Literature, Liturgy, Language, and Leisure
- Monday, September 28, 2009
Intentionally connecting ourselves to the history of the Church universal requires a humility that recognizes how myopic our grasp of truth can be when we view it only through our own cultural lens. Books such as Foxe's Book of Martyrs, Real Christianity by William Wilberforce, or Conversations with God: Two Centuries of Prayers by African Americans connect us to the broader expression of Christ through the limitless diversity of his Body. In this way, our own faith is enlarged, stretched, and enriched.
As we move through our days keeping Scripture in our minds and hearts, reading aloud to our children from classic and historic works, reciting poetry together, and giving an ear to the rich historical traditions of the Church, we find that our days are vibrant and full. Within this nurturing environment our children can feel free to ask questions, discuss ideas, and respond to the work at hand. This is now our opportunity to draw them out through the skill of narration. This begins when the child is in the tenderest years while reading simple Bible stories, picture books, and fairy tales. We ask the child to tell the story back to us, modeling to him the development of language. We must be careful not to instruct the child at this point, as each individual will respond differently to a work of art. We may need to clarify something he didn't grasp the first time, but this time of listening is what Mason refers to as "masterly inactivity"—that is, the importance of being quiet and allowing the child's expression to come through untainted by preaching/teaching.4 In Mason's paradigm, because children are responding to the best literature, the Scriptures, and the beauty of well-crafted works of literary art, their responses over years of practice will reflect these sublime influences. Narration is the most efficient way to get the reluctant writer to begin organizing his thoughts at the youngest age so that the discipline of writing becomes a natural outflow of a mind accustomed to and comfortable with the process of expression.
It was Seneca, the first-century Roman philosopher, who said, "Leisure without literature is death and burial alive." How often have we as mothers heard, "Mom, I'm bored to death!" If Seneca is right, then the child's lament is not far from the truth.
As people of the Word, we know that the Sabbath rest is an important element of the well-balanced life. As humans we must rest, and we must rest regularly to renew, refresh, and restore our bodies, minds, and spirits. But how can we rest creatively so that our recreation is just that—a re-creation of healthy bodies and minds? I think Seneca's admonition is well taken in this point. By using leisure creatively, we don't merely vegetate, but rather we meditate, cogitate, and rejuvenate. Leisure affords us the opportunity to do so. At creation, when God had finished his work, he rested and observed. His leisure was not passive, but he saw "what he had made, and behold, it was very good." This is the cogitating—thinking deeply and carefully about something. Meditation carries this further as we then ponder the works of God—his wisdom and beauty—and search out the treasures of his knowledge. Through these exercises we find rejuvenation for the joyful return to our tasks at hand.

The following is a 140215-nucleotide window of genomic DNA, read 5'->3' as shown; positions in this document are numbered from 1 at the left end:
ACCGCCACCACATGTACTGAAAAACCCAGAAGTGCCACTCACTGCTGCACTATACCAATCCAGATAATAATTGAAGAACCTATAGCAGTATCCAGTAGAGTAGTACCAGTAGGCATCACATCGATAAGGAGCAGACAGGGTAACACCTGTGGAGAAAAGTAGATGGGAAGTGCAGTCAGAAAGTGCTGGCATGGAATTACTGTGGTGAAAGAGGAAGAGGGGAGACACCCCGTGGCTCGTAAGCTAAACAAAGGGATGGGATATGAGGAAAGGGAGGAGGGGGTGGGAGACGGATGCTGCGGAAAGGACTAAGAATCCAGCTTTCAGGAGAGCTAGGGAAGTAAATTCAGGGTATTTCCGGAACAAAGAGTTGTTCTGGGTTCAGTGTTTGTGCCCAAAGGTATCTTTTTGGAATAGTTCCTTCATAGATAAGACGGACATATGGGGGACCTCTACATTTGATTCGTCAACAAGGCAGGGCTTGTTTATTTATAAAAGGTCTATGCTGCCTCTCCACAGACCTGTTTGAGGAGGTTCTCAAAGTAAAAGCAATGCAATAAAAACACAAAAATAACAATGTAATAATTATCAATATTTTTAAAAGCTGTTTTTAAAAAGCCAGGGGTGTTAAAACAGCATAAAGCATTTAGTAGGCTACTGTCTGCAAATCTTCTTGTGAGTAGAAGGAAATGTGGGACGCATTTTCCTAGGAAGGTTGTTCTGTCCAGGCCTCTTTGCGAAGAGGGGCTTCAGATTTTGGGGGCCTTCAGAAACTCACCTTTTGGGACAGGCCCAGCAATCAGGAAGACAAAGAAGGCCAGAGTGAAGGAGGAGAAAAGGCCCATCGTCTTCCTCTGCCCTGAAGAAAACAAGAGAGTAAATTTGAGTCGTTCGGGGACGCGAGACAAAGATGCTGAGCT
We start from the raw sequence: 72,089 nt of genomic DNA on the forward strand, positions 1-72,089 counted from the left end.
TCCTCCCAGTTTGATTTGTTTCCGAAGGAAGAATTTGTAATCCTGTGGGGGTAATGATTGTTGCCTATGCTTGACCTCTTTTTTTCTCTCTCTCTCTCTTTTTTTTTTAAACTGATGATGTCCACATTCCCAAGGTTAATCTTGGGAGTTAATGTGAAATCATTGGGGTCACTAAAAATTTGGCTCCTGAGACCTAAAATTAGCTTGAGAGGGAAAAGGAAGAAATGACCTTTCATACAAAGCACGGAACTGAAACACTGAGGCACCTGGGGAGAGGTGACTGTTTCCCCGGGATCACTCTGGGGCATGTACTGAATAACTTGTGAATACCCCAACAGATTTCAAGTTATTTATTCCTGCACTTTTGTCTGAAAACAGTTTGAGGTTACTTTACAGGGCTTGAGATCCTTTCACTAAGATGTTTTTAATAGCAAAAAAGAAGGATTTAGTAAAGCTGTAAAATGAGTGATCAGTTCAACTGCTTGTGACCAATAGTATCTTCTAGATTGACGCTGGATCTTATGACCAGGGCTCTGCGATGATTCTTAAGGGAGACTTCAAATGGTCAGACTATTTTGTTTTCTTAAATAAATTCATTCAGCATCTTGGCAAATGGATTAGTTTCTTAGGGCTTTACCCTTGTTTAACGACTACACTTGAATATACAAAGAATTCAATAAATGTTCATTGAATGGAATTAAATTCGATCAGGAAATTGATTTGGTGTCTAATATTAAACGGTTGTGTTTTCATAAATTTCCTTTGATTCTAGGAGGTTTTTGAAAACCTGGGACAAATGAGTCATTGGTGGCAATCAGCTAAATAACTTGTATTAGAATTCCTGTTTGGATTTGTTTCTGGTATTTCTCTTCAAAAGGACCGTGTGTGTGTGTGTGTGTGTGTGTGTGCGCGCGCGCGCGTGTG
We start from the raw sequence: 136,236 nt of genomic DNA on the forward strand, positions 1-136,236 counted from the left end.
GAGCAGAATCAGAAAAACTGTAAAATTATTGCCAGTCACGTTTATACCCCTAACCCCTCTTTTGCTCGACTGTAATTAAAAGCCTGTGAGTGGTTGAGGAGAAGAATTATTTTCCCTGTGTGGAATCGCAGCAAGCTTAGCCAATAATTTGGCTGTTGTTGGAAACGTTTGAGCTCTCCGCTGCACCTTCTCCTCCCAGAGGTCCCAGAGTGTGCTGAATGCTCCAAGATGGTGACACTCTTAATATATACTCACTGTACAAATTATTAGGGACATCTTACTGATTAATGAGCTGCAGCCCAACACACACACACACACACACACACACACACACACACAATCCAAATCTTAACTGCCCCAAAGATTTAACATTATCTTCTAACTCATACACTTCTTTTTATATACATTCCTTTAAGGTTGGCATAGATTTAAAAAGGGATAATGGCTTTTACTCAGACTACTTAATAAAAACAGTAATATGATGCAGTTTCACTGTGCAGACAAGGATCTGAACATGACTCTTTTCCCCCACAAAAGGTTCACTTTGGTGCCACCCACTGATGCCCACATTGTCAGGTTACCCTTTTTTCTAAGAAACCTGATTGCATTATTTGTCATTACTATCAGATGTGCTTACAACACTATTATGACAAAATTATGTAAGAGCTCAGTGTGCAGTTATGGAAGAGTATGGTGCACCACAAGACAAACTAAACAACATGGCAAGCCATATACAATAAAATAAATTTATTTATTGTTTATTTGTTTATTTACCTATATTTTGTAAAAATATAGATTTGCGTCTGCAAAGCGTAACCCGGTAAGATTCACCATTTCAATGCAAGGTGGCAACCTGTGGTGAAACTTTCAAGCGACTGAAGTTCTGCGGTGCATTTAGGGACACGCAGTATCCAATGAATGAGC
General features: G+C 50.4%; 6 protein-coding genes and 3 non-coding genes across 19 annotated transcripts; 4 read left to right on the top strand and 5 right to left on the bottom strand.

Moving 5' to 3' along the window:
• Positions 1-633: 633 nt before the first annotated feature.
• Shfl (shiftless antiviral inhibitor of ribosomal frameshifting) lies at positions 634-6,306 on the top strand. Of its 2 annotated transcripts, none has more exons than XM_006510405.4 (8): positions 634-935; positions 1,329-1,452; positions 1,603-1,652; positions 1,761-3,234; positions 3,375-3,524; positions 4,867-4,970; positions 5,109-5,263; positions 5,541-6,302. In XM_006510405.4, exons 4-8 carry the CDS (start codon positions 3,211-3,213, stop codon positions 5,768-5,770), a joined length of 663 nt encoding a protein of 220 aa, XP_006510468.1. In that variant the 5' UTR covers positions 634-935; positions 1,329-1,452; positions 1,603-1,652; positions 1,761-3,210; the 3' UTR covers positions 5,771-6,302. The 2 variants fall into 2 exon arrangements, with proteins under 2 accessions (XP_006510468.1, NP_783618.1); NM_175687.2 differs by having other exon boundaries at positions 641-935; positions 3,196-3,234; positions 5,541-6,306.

Play is the child's definition of leisure, and Charlotte Mason "recommended four to six hours outdoors each day" for growing children.5 Of course, this is not always possible in places of severe weather, but where climate allows, why shouldn't children spend significant hours outdoors? Running, hopping, skipping, jumping, climbing, and dancing will all make for happy, well-rounded children. When weather doesn't permit, then children must be given blankets and chairs for tent making, costume dress-ups, and sack lunches to take on imaginary expeditions in basements or attics or under the kitchen table.
For children the enjoyment of leisure time is critical to their mental, physical, and emotional health. In our hectic, driven-to-achieve society, our children are often over-scheduled, pushed, and harassed so that they have little free time to just be. Just being is essential to the whole child, for in being they find the time to allow their imaginations to take wing and design fantasy worlds of adventure and fun. It is the development of imagination that allows the child to vicariously identify with others, which is the first step to empathy—one of the most critical developmental traits of the moral individual.
Literature, liturgy, language, and leisure are all effective tools we've been given as people of faith to build lives of purpose, vision, and joy. Let's use them joyfully today.
Rea Berg has homeschooled for nearly twenty-five years and loves organic gardening, travel to historic sites, nineteenth-century literature, and dance. Rea has a B.A. in English from Simmons College and a graduate degree in children's literature. She has written numerous guides for studying history through literature and has brought back into print many classic children's works. With her husband, she owns Beautiful Feet Books (http://www.bfbooks.com/) and can be emailed at firstname.lastname@example.org.
Copyright 2009. Originally appeared in The Old Schoolhouse Magazine, Summer 2009. Used with permission. Visit them at www.thehomeschoolmagazine.com.
1. Tileston, Mary Wilder. Joy and Strength for the Pilgrim's Day. Boston: Little, Brown and Company, 1901, page 39.
2. Macaulay, Susan Schaeffer. For the Children's Sake: Foundations of Education for the Home and School. Wheaton, Illinois: Crossway Books, 1984, page 82.
3. Macaulay, Susan Schaeffer. For the Family's Sake: The Value of Home in Everyone's Life. Wheaton, Illinois: Crossway Books, 1999, pages 87-88.
4. Ibid., page 38.
5. Ibid., page 207.
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